Once you buy your tickets, you can book your accommodation. Many of the Melbourne Food and Wine Festival 2019 events take place in the Melbourne CBD (central business district) and Melbourne inner-city suburbs, so consider staying in and around the city centre. Even when events are not in the city, the CBD is still a great base because it’s the location of the major transport hubs. Stay in one of Melbourne’s best city centre hotels, one of the best Melbourne boutique hotels or a Melbourne apartment rental or serviced apartment if you like to have a kitchen with a fridge, as we do.
Where to Stock Up on Supplies for Pre- and Post-Festival Events
With an apartment rental and a proper fridge in which you can fit some good bottles of Australian wine, some craft brews and some nibbles, we highly recommend your first point of call be one of Melbourne’s historic markets, such as Queen Victoria Market, dating to 1869; South Melbourne Market, established in 1867; and Prahran Market, Australia’s oldest single running market, which opened in 1864. You’ll find wonderful Australian olives, cheeses and charcuterie, beautiful Australian seafood, including luscious oysters (in season, of course), home-style dips of hummus and taramasalata, takeaway salads, and freshly baked sourdough and pastries. Note that the markets all offer excellent tours that include tastings and the chance to meet their finest providores. See our guide to the best Melbourne markets.
Melbourne Food and Wine Festival 2019 Highlights
The House of Food and Wine
We had the best time at one of the events at the House of Food and Wine last time we attended the Melbourne Food and Wine Festival, grazing on dishes from a handful of stalls by some of Australia’s finest chefs, from Neil Perry of Rockpool Group to Lennox Hastie of Firedoor.
This year the Malthouse Theatre will be transformed into the House of Food and Wine and events will include three days of chef masterclasses, hands-on workshops, discussion panels, and food and drinks from some of Australia’s best restaurants.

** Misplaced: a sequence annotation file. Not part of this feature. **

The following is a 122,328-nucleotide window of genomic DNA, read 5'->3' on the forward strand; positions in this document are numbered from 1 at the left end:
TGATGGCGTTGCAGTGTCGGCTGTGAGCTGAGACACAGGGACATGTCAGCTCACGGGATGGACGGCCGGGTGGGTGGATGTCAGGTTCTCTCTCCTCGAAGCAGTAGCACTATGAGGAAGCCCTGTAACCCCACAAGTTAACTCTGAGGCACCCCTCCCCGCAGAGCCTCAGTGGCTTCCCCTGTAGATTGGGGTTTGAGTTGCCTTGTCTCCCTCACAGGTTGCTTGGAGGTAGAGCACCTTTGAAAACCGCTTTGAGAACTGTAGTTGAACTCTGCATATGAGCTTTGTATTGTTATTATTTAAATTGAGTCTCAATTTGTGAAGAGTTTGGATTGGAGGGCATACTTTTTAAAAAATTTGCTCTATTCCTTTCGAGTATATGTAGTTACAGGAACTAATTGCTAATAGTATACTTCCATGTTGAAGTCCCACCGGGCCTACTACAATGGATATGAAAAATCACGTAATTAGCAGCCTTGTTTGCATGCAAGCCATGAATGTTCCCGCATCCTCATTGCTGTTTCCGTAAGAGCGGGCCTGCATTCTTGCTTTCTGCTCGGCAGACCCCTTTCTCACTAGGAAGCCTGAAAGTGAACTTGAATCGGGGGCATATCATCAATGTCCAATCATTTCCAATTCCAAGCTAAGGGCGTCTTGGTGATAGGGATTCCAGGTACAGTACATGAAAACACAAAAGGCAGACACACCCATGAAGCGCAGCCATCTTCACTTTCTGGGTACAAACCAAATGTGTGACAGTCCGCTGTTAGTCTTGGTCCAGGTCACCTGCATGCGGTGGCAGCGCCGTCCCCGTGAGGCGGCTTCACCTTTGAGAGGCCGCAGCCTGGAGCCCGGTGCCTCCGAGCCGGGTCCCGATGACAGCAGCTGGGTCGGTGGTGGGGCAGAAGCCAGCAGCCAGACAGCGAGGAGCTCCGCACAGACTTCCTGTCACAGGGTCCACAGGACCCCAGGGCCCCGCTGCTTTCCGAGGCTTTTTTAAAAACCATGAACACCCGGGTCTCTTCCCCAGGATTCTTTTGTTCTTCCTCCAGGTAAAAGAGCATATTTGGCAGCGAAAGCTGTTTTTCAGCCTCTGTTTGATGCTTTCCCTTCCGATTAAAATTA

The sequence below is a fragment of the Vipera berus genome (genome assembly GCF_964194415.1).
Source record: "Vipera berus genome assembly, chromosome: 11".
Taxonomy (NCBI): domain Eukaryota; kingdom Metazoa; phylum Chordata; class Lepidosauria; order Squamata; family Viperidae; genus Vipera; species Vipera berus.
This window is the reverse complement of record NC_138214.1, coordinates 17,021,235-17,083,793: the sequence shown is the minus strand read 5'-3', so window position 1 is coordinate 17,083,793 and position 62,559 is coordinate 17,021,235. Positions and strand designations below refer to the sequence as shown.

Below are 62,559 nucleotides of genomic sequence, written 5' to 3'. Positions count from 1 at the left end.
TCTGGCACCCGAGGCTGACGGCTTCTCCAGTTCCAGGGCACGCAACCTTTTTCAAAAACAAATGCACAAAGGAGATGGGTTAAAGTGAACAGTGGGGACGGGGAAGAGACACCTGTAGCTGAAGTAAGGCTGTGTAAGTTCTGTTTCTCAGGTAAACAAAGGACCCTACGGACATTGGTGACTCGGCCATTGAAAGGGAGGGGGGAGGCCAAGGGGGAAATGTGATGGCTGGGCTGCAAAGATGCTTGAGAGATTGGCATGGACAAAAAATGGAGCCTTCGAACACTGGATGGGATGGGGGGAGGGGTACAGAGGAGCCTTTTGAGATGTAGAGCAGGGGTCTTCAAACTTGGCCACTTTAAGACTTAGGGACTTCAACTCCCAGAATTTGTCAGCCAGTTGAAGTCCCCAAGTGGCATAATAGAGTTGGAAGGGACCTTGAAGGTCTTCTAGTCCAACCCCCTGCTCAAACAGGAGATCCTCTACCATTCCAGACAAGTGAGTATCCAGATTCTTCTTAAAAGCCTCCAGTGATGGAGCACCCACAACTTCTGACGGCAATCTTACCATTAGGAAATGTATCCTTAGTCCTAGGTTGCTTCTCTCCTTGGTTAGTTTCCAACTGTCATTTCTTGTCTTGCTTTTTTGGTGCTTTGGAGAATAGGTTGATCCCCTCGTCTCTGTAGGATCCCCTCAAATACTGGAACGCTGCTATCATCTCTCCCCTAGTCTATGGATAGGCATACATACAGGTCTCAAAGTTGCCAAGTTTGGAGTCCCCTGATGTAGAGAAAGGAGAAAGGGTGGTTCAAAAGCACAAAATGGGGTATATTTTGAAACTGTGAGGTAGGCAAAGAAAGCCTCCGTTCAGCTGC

Expect to see cooking demos from everyone from Jordy Navarra from Toyo Eatery in Manila to Yunghyun Park from Atomix in New York and discussion panels with the likes of Dan Hunter of Brae, Peter Gilmore of Quay in Sydney, Alla Wolf-Tasker of the Lake House in Daylesford, and Shane Delia of Maha, Melbourne. Try to get tickets to the candlelight feast by the Canadian chefs of Joe Beef on 10 March.
Theatre of Ideas
The Theatre of Ideas was the most inspiring event of the Melbourne Food and Wine Festival in 2012. Over a series of presentations we got to hear Massimo Bottura speak on The Future of Food, Ben Shewry reflect on Time and Place, René Redzepi explain Why Nordic Chefs Dig Nature, and David Chang chat about Discovering Australia (and MSG).
Bewilderingly, this year New York Times’ food editor Sam Sifton, a male American writer if you’re not familiar with his name, is moderating. At this particular juncture in time, we would have thought an Australian woman food editor of the calibre of Helen Greenwood would have been better suited. Or why not someone such as professor Marcia Langton, an anthropologist and geographer and chair of Australian Indigenous Studies at the University of Melbourne?
Still, there are some sessions we wish we were attending: Australian Asia, Asian Australia with Dan Hong and Jowett Yu, Peter Gilmore on The Secret Life of Plants, Martin Benn and Vicky Wild on Staying Creative in the Kitchen, Dan Hunter on Country, Community, Sustainability, and a panel on Is Sustainability Sustainable? with Alla Wolf Tasker, James Whetlor and Jill Dupleix.